2011 News Releases

Attorney General Schmidt asks online classified site to help fight human trafficking

Release Date: Aug 31, 2011

TOPEKA – (August 31, 2011) – Kansas Attorney General Derek Schmidt today asked for information from the online classified site Backpage.com describing its procedures for removing advertising for sex trafficking, especially ads that could involve minors.

In a letter to the site’s lawyers, Schmidt along with 45 other attorneys general said that while Backpage.com claims it has strict policies to prevent use of its site for illegal activity, a review by several attorneys general offices found hundreds of advertisements on Backpage.com’s regional sites clearly offering illegal services. The letter states that the site is a magnet for those seeking to exploit minors and points to more than 50 cases in 22 states over three years involving the trafficking or attempted trafficking of minors through Backpage.com.

“It does not require forensic training to understand that these advertisements are for prostitution,” the attorneys general wrote. “These are only the stories that made it into the news; many more instances likely exist.”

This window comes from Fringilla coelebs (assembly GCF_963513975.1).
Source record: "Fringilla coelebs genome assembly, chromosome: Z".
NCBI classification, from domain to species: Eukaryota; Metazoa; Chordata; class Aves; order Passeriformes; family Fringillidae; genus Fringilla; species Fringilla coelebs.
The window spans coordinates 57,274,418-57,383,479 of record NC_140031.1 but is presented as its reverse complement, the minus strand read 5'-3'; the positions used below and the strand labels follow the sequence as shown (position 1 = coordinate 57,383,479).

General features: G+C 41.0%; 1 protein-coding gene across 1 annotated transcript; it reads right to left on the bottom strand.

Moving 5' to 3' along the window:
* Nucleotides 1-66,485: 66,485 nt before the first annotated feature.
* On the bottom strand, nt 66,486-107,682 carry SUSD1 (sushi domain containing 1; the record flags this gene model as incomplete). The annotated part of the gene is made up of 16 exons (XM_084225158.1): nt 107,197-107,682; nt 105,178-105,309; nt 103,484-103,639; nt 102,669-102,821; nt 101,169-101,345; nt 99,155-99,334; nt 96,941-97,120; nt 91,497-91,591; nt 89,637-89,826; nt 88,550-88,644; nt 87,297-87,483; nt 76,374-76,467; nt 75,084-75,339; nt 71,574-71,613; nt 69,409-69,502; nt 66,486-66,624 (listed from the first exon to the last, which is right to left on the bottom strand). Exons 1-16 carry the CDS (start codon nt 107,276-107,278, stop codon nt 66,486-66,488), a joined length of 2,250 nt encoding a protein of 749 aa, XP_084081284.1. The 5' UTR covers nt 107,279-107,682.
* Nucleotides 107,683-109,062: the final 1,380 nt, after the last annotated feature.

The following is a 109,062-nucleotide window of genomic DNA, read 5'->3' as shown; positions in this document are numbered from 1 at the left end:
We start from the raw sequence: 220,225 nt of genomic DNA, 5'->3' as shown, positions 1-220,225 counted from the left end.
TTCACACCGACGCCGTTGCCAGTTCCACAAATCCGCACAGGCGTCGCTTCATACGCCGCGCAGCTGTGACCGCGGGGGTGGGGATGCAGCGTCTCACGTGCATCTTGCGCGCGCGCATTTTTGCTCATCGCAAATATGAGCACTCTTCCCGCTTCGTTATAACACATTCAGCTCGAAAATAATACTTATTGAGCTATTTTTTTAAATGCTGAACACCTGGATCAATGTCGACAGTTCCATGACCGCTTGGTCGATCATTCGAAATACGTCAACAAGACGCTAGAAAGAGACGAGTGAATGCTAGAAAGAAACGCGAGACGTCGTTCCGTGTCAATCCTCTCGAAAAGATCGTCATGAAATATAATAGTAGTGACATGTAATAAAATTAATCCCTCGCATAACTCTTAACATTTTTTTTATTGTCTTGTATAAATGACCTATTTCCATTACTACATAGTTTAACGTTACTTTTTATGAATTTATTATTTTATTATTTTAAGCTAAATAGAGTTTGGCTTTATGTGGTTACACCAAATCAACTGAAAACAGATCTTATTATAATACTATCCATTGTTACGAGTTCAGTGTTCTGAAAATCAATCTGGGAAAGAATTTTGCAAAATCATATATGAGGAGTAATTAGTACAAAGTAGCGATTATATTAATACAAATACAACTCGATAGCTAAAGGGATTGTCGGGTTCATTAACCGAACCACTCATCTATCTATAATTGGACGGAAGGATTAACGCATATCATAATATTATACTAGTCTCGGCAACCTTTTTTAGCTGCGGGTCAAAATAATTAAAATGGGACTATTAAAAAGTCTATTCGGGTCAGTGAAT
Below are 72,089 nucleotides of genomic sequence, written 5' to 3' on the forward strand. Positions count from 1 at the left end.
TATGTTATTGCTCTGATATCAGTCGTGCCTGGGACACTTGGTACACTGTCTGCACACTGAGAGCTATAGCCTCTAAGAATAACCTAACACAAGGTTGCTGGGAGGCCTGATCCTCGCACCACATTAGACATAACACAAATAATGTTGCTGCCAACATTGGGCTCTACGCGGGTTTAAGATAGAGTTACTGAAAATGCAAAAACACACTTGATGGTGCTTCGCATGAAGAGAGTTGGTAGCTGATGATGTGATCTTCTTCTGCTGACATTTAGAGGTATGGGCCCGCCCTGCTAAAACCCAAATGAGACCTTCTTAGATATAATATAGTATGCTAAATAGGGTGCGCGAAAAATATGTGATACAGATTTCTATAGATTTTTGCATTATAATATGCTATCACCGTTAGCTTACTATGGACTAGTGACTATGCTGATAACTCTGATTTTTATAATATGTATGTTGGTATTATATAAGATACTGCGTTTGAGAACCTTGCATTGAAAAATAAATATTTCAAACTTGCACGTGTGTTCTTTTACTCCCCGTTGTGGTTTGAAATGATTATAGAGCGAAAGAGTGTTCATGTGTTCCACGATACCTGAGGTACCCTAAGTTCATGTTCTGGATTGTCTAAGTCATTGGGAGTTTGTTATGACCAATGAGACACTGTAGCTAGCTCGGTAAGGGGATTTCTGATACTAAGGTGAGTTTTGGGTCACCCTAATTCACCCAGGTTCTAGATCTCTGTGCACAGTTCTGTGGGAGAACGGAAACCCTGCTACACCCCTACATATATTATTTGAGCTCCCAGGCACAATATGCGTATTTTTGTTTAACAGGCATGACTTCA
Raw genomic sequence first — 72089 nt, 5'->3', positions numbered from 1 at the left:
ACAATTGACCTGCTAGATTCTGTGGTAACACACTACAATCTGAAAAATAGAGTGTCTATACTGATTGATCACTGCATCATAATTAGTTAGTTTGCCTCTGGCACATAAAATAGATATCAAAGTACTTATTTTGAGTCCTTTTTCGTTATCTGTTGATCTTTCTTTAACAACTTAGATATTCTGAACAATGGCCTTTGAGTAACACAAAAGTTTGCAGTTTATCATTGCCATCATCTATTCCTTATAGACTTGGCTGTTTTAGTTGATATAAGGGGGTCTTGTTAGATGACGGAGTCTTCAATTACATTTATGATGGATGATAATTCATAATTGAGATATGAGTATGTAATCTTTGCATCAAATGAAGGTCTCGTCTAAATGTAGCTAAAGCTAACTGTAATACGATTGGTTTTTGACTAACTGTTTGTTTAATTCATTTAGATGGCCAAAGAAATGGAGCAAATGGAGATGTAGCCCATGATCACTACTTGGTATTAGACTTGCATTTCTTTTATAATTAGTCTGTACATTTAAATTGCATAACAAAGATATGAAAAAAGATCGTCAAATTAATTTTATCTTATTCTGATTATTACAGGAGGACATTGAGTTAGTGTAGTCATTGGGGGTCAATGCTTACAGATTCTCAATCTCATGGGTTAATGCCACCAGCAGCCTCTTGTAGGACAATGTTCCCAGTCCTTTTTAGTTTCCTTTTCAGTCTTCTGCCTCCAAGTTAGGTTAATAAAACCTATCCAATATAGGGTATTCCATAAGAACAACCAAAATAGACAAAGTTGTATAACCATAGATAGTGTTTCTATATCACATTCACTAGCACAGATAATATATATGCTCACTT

While Backpage.com has increased its effort to screen some ads for minors, the attorneys general in today’s letter wrote that “Backpage.com sets a minimal bar for content review in an effort to temper public condemnation, while ensuring that the revenue spigot provided by prostitution advertising remains intact.”

Schmidt said taking away tools used by human traffickers is important to combating the growth of sex trafficking.

“The evidence shows that traffickers use these websites to promote their illegal activity,” Schmidt said. “We ask that all online advertising services join our efforts to reduce sex trafficking by enforcing strict but reasonable screening and monitoring policies.”

In 2008, 42 attorneys general reached an agreement with Craigslist to crack down on illegal listings in an effort to reduce crimes like human trafficking. Craigslist ultimately removed its “erotic services” section altogether in May 2009. In September 2010, 21 attorneys general wrote Backpage.com to request that the adult services section be closed.

Backpage.com, owned by Village Voice Media, LLC, is the top provider of “adult services” advertisements. Industry analysts suggest that Village Voice’s stake in adult services advertisements is worth about $22.7 million in annual revenue.

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News releases issued prior to 2011 are available through an archive hosted by the Kansas State Library.